Jäsen:Library_Lin
Teoksen nimi:The Fellowship: The Literary Lives of the Inklings: J.R.R. Tolkien, C. S. Lewis, Owen Barfield, Charles Williams
Kirjailijat:Philip Zaleski (Tekijä)
Muut tekijät:Carol Zaleski (Tekijä)
Info:Farrar, Straus and Giroux (2016), Edition: Illustrated, 656 pages
Kokoelmat:Oma kirjasto, Parhaillaan lukemassa
Arvio (tähdet):****
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The Fellowship: The Literary Lives of the Inklings: J.R.R. Tolkien, C. S. Lewis, Owen Barfield, Charles Williams (tekijä: Philip Zaleski (Author))

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Näyttää 1-5 (yhteensä 9) (seuraava | näytä kaikki)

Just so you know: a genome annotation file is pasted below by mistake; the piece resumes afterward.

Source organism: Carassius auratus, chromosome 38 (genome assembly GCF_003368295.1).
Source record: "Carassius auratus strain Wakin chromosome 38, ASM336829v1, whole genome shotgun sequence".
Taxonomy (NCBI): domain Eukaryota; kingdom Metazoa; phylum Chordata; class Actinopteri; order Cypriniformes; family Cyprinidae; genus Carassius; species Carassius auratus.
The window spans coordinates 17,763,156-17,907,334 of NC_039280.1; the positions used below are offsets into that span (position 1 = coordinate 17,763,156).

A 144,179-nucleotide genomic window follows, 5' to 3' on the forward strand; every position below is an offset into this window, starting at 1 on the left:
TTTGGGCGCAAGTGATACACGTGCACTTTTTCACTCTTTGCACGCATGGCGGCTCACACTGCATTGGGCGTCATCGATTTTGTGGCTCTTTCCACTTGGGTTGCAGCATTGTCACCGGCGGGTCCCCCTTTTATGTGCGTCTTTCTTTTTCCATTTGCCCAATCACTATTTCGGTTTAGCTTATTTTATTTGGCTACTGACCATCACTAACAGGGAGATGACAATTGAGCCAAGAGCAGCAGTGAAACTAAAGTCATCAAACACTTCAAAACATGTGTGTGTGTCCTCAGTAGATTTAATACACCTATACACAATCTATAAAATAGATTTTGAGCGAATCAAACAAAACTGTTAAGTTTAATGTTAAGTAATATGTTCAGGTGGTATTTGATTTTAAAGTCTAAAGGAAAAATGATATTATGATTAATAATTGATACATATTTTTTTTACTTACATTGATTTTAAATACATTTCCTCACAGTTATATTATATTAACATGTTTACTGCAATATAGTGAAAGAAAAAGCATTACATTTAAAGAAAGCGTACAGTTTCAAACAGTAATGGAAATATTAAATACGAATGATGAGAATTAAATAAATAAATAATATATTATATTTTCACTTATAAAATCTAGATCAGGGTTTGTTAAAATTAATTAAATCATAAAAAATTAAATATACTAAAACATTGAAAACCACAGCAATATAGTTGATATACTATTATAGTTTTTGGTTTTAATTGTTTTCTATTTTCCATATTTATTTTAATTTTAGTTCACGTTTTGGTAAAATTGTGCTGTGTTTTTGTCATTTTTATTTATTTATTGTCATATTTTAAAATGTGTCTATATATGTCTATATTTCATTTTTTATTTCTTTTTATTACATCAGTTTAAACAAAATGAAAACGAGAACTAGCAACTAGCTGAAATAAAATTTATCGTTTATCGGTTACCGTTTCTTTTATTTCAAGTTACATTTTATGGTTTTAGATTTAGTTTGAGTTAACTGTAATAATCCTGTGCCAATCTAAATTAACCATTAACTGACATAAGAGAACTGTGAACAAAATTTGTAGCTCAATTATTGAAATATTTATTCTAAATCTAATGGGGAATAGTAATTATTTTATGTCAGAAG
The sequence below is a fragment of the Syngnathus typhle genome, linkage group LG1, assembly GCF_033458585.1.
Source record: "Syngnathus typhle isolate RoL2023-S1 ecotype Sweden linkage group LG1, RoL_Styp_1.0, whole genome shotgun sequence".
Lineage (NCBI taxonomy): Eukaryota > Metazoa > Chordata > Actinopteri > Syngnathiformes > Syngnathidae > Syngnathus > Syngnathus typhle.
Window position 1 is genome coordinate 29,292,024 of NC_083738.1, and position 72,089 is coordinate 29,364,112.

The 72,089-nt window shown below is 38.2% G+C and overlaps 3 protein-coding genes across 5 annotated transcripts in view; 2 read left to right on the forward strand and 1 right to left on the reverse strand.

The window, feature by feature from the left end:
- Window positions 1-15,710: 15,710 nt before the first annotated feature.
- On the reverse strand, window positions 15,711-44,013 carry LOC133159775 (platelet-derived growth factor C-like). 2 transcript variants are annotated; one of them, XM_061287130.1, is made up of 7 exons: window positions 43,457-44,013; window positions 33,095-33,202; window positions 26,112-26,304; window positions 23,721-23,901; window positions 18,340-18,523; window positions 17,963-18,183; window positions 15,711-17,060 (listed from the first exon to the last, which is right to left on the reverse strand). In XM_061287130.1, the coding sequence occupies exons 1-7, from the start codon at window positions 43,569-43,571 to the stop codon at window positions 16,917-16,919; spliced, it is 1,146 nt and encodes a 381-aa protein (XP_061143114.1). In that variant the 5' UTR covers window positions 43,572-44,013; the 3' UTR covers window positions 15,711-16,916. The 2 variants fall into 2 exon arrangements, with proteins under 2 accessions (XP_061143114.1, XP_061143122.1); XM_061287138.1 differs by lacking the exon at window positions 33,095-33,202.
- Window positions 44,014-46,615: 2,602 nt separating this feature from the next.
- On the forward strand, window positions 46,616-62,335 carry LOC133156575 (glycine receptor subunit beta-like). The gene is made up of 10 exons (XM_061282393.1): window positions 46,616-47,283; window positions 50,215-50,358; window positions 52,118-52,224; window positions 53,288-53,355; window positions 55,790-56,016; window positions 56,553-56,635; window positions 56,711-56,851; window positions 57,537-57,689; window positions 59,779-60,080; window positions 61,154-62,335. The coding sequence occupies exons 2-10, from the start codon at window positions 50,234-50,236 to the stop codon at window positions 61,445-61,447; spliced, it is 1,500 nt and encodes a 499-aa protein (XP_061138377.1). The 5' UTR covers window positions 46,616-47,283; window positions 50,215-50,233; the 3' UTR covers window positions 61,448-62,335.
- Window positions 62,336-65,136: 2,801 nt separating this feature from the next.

I’ve always been a fan of The Hobbit and Lord of the Rings. When I was younger, I loved The Chronicles of Narnia and The Screwtape Letters. While I knew little about the other members of the famed mid-twentieth century Oxford-based group, the Inklings, I loved the idea of their gatherings.

I’ve read enough biographies to know that no one is perfect. Even the very good-hearted and sincere make a lot of mistakes, and they often aren’t treated well. In the case of the Inklings, they didn’t have the easy, fun-filled lives I imagined drinking beer and tramping through beautiful English landscapes while discussing their ideas for fantasy. Okay, they did do those things, but it turns out it wasn’t easy and was often anything but fun-filled for each of them.